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Chest Pain William Beaumont Hospital Department of Emergency Medicine

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1 Chest Pain William Beaumont Hospital Department of Emergency Medicine
Shanna Jones, MD

2 The Things That Kill… Acute MI Pulmonary Embolus (PE)
Pneumothorax (PTX) Aortic Dissection Esophageal Rupture (Boerhaave’s)

3 Let’s dive right in…

4 Chest Pain: What is it? 65 y/o male complains of substernal chest pressure and tightening that radiates to his left arm, shortness of breath, diaphoresis, and nausea that started while working in the yard. PMHx: HTN, high cholesterol Soc: + tobacco FHx: father died at 62 of MI

5 Chest Pain: What is it? 86 y/o female presents with generalized weakness, mental status changes, vomiting, epigastric pain, and syncope after her last episode of vomiting. There is no other history as the NH did not feel it was necessary to send her records.

6 Chest Pain: What is it? 36 y/o obese, diabetic male presents with weakness, fatigue. shortness of breath whenever he gets off the couch, and “just not feeling right, doc.” PMHx: diabetes since his teens, HTN, high cholesterol FHx: Mom – HTN; Dad – “had a bad heart”

7 Acute Coronary Syndrome (ACS)
Includes USA, NSTEMI, STEMI Leading cause of death among adults in the US (about 1 million, 2006) 6 million people present to the ER per year with chest pain 2 million of these receive the diagnosis of ACS Cost of doing business: $ billion

8 Risk Factors for CAD – Typical
Male Older Age Tobacco HTN DM High Cholesterol FHx Cocaine Artificial/early menopause

9 Risk Factors for CAD – Atypical
DM Elderly Female Nonwhite Dementia No history of MI No history of high cholesterol CHF CVA

10 Unstable Angina (USA) Defined
New onset angina occurring with minimal exertion or at rest, worsening of previous angina, increased frequency or duration of attack, and resistance to previous treatment ECG: normal/unchanged, nonspecific ST segment changes, or T wave inversions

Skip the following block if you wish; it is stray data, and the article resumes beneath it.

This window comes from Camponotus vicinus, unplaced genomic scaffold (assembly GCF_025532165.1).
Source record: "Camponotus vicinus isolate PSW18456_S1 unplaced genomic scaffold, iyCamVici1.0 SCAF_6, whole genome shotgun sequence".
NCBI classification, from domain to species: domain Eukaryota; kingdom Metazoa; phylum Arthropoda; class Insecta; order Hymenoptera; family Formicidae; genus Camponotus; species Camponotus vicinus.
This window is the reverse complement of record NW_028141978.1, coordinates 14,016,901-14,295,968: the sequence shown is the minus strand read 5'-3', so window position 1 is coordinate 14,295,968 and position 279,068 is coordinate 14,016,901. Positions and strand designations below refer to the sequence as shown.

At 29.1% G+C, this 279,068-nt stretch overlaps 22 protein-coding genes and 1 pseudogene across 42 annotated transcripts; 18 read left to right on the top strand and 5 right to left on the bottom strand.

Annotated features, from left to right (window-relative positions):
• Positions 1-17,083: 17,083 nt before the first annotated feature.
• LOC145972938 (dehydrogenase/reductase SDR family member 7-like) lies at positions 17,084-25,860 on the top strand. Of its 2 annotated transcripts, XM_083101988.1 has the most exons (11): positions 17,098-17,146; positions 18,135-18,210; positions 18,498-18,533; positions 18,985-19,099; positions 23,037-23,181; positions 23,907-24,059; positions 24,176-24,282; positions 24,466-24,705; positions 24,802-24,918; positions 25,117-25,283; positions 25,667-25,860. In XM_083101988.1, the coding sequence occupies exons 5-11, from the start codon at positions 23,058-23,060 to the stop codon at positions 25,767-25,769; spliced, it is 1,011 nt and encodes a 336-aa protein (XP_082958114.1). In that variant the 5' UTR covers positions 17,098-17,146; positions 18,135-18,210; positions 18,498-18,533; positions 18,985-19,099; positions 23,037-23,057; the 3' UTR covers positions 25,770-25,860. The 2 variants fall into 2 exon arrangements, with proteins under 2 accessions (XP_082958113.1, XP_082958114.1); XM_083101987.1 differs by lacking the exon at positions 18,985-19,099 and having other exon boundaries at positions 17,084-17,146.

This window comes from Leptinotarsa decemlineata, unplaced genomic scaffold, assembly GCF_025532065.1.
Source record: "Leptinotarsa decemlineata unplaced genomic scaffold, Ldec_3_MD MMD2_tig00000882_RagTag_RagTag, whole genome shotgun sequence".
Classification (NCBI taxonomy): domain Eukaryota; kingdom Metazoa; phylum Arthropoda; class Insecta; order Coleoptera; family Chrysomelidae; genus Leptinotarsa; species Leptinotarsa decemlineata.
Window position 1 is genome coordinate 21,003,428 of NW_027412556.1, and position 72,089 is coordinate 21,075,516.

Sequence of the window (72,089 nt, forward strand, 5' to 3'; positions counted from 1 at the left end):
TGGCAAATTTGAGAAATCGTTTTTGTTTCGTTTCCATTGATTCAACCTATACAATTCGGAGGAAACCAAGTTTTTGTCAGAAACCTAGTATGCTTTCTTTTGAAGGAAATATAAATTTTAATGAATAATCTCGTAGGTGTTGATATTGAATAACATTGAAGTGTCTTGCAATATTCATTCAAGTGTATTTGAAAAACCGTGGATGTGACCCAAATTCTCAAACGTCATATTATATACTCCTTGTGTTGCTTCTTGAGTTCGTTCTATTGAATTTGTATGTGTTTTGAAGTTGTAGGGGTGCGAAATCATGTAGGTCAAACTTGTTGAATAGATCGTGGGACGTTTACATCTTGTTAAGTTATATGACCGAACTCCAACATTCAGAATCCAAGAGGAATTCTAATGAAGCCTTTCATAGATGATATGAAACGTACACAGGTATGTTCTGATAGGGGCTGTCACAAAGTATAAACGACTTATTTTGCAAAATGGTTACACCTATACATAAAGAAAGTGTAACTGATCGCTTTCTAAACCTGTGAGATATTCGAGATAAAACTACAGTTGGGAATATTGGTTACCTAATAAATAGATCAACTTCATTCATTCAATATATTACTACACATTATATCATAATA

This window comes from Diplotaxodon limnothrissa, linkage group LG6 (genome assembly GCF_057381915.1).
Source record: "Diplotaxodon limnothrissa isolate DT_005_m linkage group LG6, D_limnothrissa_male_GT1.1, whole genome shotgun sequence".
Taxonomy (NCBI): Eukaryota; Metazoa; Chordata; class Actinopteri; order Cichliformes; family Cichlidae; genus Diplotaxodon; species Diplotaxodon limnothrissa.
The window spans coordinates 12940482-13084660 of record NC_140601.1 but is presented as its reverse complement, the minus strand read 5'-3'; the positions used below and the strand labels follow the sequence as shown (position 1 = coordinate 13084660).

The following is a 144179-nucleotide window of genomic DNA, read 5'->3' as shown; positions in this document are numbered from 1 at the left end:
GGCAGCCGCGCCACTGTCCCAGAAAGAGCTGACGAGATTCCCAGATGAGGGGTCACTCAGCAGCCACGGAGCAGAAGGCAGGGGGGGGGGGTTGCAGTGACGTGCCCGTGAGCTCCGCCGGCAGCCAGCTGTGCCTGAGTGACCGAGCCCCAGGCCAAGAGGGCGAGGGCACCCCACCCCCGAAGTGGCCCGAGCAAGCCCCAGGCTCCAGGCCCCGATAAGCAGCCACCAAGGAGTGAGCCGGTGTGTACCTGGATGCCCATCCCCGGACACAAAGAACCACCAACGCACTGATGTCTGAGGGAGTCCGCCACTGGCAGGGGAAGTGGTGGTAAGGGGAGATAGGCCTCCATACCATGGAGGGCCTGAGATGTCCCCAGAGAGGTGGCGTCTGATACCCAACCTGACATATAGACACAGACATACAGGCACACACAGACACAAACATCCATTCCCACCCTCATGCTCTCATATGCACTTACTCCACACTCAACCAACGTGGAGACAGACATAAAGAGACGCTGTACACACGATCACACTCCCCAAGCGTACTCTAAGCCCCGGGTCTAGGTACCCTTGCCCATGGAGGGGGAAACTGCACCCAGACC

11 Acute Myocardial Infarction (AMI) Definition
Rise and fall of cardiac biomarkers with the following Ischemic symptoms (critical vessel stenosis with increased myocardial work load or plaque rupture) Development of Q waves on ECG ST segment elevation or depression (STEMI & NSTEMI) Coronary artery intervention (lytics or cath lab)

12 NSTEMI Definition Positive cardiac enzymes in the appropriate clinical scenario without ST elevation on the ECG ECG – normal, T wave inversions, ST segment depressions

13 ECG Findings of ACS Hyperacute T waves ST segment elevation of 1 mm
ST segment depression – NSTEMI vs reciprocal changes T wave inversions – initial presentation or evolving infarct Q waves – may emerge in the initial hour, but usually develop at 8-12 hours Normal ECG

14 Injury Patterns on the ECG
Anterior wall MI: ST segment elevation V1-V4 Vessel: LAD

15 Injury Patterns on the ECG
Anterior wall MI: ST segment elevation V1-V4

16 Injury Patterns on the ECG
Lateral Wall MI: I, aVL, V5, V6 Vessel: variable perfusion of LAD, RCA, LCx

17 Injury Patterns on the ECG
Anterolateral with reciprocal changes Vessels: LAD and 1st diagonal branch

18 Injury Patterns on the ECG
Inferior wall MI: II, III, aVF Vessel: 90% RCA, 10% LCx

19 Injury Patterns on the ECG
Posterior Wall MI: V1-V3 depression, tall upright T, tall wide R wave, R/S ratio greater than 1 Vessel: RCA, PDA, LCx

20 Injury Patterns on the ECG
Inferior Wall MI with Posterior Wall MI: V1-V3 depression, tall upright T, tall wide R wave, R/S ratio greater than 1 Vessel: RCA, PDA, LCx